EGYPTIAN President Hosni Mubarak's visit to the United States this week was high profile, with mixed results. Mr. Mubarak, the first Arab leader to meet with President Clinton, offered advice about curbing the international terrorism of Islamic fundamentalists and suggested that Washington could have foreseen the World Trade Center bombing.
The Egyptian leader wanted to show he is the leader of a stable, democratic country. Yet his visit also occasioned focus on Egypt's own brutal repression of Islamic groups, and its growing economic and population problems.
Mubarak's main task, coming from a meeting of Arab leaders in Damascus last week, was to deliver a message about the Arab-Israeli peace process, and to return home with an answer. The message: In order for Arab nations to retain solidarity in the resumption of peace talks April 20, the US had to yield a bit on the return of the Palestinian deportees. The answer from Mr. Clinton was "No."
This answer will be received bitterly in the Arab world. The new administration is perceived as tilting toward Israel - cutting a questionable deal on the deportees and meeting early with Israeli Prime Minister Yitzhak Rabin.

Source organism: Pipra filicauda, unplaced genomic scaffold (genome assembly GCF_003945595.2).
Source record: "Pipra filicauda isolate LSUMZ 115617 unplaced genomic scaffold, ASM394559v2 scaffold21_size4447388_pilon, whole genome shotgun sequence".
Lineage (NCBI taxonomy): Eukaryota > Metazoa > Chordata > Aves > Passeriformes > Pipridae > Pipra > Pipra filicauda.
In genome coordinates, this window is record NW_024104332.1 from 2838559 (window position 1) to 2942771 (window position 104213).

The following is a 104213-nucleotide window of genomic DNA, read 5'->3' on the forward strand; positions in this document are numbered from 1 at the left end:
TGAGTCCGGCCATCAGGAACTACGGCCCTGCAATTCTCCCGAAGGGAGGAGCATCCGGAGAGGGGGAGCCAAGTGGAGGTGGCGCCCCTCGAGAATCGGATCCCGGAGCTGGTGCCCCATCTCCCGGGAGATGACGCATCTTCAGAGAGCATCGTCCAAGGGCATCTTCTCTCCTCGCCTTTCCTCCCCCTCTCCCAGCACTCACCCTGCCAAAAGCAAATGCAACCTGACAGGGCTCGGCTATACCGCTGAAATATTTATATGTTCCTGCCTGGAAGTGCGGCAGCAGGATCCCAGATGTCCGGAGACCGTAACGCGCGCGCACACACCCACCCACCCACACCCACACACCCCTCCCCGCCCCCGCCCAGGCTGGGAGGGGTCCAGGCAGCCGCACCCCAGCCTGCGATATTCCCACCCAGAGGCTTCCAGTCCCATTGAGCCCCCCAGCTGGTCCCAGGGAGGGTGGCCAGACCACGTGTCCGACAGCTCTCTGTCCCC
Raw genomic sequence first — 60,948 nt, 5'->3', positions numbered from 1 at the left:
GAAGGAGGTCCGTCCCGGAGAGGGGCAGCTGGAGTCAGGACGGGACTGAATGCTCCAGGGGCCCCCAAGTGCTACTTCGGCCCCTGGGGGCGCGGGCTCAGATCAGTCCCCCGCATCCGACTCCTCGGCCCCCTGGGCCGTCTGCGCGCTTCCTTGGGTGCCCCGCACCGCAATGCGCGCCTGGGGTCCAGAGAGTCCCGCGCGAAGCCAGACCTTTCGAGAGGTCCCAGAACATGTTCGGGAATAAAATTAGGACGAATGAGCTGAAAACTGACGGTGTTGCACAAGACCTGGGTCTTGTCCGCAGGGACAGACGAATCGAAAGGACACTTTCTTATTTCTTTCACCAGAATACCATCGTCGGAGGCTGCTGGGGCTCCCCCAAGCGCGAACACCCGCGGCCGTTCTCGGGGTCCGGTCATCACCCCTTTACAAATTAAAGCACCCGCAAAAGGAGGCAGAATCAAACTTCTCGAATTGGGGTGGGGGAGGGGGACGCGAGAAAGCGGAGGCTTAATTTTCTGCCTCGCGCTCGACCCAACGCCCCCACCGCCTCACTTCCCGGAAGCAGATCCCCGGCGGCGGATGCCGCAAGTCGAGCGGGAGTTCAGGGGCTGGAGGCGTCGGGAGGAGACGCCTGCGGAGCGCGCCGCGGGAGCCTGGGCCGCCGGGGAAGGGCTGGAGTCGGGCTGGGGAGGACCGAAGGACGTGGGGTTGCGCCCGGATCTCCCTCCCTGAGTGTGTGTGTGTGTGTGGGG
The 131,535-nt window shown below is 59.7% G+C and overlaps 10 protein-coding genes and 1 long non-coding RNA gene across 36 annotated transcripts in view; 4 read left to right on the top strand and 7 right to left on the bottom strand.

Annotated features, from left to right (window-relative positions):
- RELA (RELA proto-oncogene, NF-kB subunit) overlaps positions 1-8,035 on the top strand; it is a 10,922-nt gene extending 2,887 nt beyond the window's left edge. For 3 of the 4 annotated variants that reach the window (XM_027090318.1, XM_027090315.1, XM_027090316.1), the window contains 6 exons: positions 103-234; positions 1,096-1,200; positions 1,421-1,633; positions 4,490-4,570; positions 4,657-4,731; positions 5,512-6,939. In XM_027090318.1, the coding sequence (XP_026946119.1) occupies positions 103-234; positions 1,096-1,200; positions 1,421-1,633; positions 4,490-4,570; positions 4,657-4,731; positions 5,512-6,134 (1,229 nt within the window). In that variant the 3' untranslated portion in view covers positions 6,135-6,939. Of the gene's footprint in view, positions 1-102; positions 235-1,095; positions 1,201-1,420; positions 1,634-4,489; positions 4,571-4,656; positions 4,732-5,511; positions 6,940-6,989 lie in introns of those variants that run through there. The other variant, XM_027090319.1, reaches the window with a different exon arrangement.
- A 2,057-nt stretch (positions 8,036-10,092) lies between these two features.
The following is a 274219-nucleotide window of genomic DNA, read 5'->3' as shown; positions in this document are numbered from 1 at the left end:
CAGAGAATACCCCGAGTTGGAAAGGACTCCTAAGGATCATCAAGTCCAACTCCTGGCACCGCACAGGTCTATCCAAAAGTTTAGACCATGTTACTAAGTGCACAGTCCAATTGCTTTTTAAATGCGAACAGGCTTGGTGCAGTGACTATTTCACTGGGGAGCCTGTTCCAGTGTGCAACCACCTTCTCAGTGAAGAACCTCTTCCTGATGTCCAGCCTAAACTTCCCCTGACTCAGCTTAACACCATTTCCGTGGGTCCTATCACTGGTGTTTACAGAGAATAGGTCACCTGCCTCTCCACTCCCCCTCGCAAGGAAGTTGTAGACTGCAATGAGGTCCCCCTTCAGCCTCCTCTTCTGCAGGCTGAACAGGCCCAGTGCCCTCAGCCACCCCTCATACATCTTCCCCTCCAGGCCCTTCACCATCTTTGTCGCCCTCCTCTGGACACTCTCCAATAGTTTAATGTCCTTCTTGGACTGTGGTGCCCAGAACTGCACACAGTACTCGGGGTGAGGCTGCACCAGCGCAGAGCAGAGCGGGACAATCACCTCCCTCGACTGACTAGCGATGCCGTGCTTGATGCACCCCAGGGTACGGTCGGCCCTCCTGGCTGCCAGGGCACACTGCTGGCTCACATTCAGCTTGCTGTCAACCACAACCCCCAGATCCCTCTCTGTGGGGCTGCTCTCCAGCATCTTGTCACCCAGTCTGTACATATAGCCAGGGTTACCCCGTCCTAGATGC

Despite this, Mubarak knows, as do other Arab leaders, that Clinton cannot just now push Mr. Rabin to accept deportees. Rabin is the best Israeli leader to deal with but is in serious trouble at home and can't be undermined.
Even so, the answer is not easy to take. Arab leaders want talks but also want unity. Unless the PLO gets concessions, however, its leaders will not have the internal political leverage to attend.
Clinton did make key statements reaffirming the peace process and the US commitment to UN resolutions 242 and 338. This will help. But he can go further in urging "land for peace." Importantly, the White House must not encourage a separate Israeli-Syrian peace. That could set the Arabs and the Palestinians back to pre-Camp David status.